The quadrature sampling detector (QSD) acts like a direct-conversion mixer, in that it 'shifts' signals from radio frequencies to 'baseband' (audio) frequencies.

The QSD in the LCARadio is a variation on the Tayloe Detector. It is not a true mixer, in that signals are not multiplied. Instead, it acts as a sample-and-hold detector. A good description of the QSD can be found here.

Baseband Amplifier & Filter

The purpose of the baseband amplifier is to amplify the very weak signals that exit the mixer, bringing them up to levels which can be detected by a computer sound card. At the same time it acts as a filter, to reduce the total available bandwidth, increasing selectivity. The baseband amplifier is an active low-pass filter, using a LT6231 low-noise operational amplifier. It has a voltage gain of 53dB, and a low-pass cutoff frequency of 82KHz. As we are receiving signals in quadrature, our available receive bandwidth ends up being 2 times this cutoff frequency, or 164KHz. However, to actually make use of this bandwidth you would need a 192KHz sample rate sound card, which are quite hard to obtain.

Transmit Modulator & Amplifier

Since the local oscillator has multiple outputs, we can use one of them as a simple radio transmitter. By programming the registers in the local oscillator IC, we are able to turn the output on and off producing Amplitude-shift keying. By reprogramming the frequency at a particular symbol rate, we can produce [ Frequency-shift keying.

Finally, we can produce Binary phase-shift keying, by shifting the phase of the output signal backwards and forwards by 180 degrees. A basic way of achieving this is by inverting the RF signal using logic chips. We use an Exclusive-OR gate to do this. One input of the gate is connected to the local oscillator, and the other to a GPIO from the micro-controller. The phase can then be controlled by changing the state of the GPIO line.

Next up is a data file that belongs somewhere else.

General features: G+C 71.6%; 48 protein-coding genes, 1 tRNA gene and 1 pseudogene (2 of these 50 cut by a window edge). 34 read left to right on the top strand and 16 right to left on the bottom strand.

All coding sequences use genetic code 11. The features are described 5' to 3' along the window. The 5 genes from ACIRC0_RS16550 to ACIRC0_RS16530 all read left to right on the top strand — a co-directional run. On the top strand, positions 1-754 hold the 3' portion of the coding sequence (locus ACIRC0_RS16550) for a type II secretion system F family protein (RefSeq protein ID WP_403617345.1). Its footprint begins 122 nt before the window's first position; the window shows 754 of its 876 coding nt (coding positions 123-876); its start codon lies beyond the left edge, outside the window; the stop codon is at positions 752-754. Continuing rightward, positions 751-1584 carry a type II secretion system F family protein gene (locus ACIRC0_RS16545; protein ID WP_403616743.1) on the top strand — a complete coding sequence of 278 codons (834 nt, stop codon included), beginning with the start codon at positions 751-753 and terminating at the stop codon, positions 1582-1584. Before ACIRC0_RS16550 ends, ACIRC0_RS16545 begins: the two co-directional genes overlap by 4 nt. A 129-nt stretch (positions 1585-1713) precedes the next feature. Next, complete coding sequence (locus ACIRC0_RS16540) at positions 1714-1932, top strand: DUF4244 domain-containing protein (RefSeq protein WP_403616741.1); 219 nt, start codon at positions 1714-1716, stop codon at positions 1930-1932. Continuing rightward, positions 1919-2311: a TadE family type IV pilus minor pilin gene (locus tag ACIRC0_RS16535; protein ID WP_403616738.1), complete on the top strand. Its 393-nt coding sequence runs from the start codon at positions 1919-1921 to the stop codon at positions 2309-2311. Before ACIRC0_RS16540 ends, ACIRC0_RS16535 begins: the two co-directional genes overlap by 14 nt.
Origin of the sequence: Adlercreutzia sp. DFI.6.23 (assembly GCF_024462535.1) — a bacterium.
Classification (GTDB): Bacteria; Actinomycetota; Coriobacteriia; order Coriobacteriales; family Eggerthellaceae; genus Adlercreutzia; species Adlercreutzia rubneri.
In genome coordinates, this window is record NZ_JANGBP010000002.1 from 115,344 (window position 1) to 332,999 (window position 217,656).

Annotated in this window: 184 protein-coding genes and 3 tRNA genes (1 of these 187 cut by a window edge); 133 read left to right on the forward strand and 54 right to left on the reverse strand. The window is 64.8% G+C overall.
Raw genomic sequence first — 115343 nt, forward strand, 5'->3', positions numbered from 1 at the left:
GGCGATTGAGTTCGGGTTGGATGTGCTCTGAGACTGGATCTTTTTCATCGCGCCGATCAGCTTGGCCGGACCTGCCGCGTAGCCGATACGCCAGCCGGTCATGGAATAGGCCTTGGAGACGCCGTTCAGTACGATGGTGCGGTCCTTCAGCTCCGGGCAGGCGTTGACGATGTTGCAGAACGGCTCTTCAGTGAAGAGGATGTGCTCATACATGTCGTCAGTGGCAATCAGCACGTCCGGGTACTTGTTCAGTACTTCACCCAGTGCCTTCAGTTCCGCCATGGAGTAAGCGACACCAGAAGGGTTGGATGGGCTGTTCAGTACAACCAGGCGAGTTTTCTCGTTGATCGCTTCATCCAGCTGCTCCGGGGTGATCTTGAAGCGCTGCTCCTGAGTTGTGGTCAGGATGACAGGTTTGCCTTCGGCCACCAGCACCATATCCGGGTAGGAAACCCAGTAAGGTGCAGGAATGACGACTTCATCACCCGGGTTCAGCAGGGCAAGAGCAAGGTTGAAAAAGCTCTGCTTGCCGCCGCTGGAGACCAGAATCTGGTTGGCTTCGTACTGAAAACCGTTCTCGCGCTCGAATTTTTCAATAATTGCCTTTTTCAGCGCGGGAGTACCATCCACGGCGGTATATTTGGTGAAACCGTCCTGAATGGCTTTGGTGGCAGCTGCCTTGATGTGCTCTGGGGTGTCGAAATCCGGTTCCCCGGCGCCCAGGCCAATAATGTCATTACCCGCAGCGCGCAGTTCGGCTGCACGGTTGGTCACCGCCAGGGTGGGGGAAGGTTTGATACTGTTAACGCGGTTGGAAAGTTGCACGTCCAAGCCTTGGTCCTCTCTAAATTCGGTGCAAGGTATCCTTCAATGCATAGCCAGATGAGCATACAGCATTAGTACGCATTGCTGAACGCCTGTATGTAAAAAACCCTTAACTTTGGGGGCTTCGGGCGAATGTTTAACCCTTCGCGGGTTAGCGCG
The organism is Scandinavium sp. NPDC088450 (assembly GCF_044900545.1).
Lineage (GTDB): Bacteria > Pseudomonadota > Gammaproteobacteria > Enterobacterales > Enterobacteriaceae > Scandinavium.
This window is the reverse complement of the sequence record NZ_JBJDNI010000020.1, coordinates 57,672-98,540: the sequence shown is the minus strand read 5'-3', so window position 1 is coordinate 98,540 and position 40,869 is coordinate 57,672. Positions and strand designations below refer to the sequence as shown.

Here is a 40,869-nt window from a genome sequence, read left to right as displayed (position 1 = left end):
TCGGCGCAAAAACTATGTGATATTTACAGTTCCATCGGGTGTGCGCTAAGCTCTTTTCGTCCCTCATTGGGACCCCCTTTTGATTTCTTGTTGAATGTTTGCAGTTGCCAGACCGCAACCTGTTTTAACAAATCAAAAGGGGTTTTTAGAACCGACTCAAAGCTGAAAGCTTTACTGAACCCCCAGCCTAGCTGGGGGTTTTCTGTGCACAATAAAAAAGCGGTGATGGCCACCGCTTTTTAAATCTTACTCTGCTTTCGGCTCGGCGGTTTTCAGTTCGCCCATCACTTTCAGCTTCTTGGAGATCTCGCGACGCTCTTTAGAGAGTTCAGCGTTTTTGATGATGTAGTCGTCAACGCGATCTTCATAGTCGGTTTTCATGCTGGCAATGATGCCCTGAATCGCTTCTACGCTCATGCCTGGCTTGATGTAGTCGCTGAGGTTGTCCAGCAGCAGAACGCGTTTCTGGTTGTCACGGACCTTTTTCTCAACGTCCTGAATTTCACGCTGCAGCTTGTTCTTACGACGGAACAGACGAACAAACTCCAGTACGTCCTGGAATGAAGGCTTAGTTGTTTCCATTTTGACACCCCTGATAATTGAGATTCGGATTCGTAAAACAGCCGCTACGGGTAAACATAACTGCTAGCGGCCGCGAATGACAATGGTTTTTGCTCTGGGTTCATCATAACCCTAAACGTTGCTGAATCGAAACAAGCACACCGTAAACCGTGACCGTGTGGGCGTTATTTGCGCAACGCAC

We are using a 74AC84 Quad-XOR IC. One of the gates acts as the modulator, while the others are used in parallel to act as an amplifier.

Transmit/Receive (TX/RX) Switching

This section consists of a small relay, to switch the (filtered, see below) antenna port between the transmitter and receiver. Since driving a relay coil directly from a microcontrollers IO line is generally bad practice, there is a small relay driver circuit, consisting of a 2N3904, a 1K resistor, and a diode.

TX/RX Filtering

The purpose of this filter is twofold:

  • When in receive mode, allow only the signals we wish to receive to enter the mixer. This helps to reduce the total amount of noise present at the output of the receiver, and give it better sensitivity.
  • When in transmit mode, limit the spurious emissions of the transmitter to comply with regulatory requirements.

In most use-cases, the receiver will be operating on or near the frequency of the transmitter. As the filtering requirements for both the transmitter and receiver are similar, this means we can use a single filter for both.

Our requirements for the receiver are derived from how the quadrature sampling detector operates. Since it performs mixing using a square wave local oscillator, it is susceptible to interference from signals present near the odd harmonics of the desired receive frequency. Ideally these should be completely suppressed, but we'll set a more realistic target of 40dB suppression.

The transmitter and modulator output a square wave signal, which is composed of many harmonics. In theory, only odd harmonics should be present, but this isn't quite the case. To comply with Australian and NZ regulatory requirements, we need to suppress all spurious emissions (i.e. the harmonics of our desired signal) to less than 2.5uW. Some derivation of the filter requirements, based on measurements of the transmitter, are here: Filters

In short, we can meet the requirements for both TX and RX with a 7-element low-pass filter.

On the PCB is a prototyping section, which allows the construction of filters with a few different topologies. Since building a filter directly onto the PCB limits the board to a single band, there will also be filter 'daughter-boards' available, so multiple filters can be constructed and plugged in as required.